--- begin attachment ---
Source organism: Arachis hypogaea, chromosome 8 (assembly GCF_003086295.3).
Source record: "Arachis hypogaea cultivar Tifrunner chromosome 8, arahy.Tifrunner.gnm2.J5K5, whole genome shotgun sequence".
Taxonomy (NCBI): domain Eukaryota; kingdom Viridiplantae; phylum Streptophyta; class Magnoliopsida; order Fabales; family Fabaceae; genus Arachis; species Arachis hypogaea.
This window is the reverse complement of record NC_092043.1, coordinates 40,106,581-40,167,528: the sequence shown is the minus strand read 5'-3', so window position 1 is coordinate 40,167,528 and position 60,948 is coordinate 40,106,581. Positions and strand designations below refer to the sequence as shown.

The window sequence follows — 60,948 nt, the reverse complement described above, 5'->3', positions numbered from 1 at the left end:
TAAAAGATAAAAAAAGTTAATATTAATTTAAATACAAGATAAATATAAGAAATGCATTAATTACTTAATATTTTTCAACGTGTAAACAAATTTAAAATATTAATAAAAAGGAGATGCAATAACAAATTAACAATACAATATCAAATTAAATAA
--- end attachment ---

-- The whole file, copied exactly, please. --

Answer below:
Source organism: Arachis hypogaea, chromosome 8 (assembly GCF_003086295.3).
Source record: "Arachis hypogaea cultivar Tifrunner chromosome 8, arahy.Tifrunner.gnm2.J5K5, whole genome shotgun sequence".
Taxonomy (NCBI): domain Eukaryota; kingdom Viridiplantae; phylum Streptophyta; class Magnoliopsida; order Fabales; family Fabaceae; genus Arachis; species Arachis hypogaea.
This window is the reverse complement of record NC_092043.1, coordinates 40,106,581-40,167,528: the sequence shown is the minus strand read 5'-3', so window position 1 is coordinate 40,167,528 and position 60,948 is coordinate 40,106,581. Positions and strand designations below refer to the sequence as shown.

The window sequence follows — 60,948 nt, the reverse complement described above, 5'->3', positions numbered from 1 at the left end:
TAAAAGATAAAAAAAGTTAATATTAATTTAAATACAAGATAAATATAAGAAATGCATTAATTACTTAATATTTTTCAACGTGTAAACAAATTTAAAATATTAATAAAAAGGAGATGCAATAACAAATTAACAATACAATATCAAATTAAATAA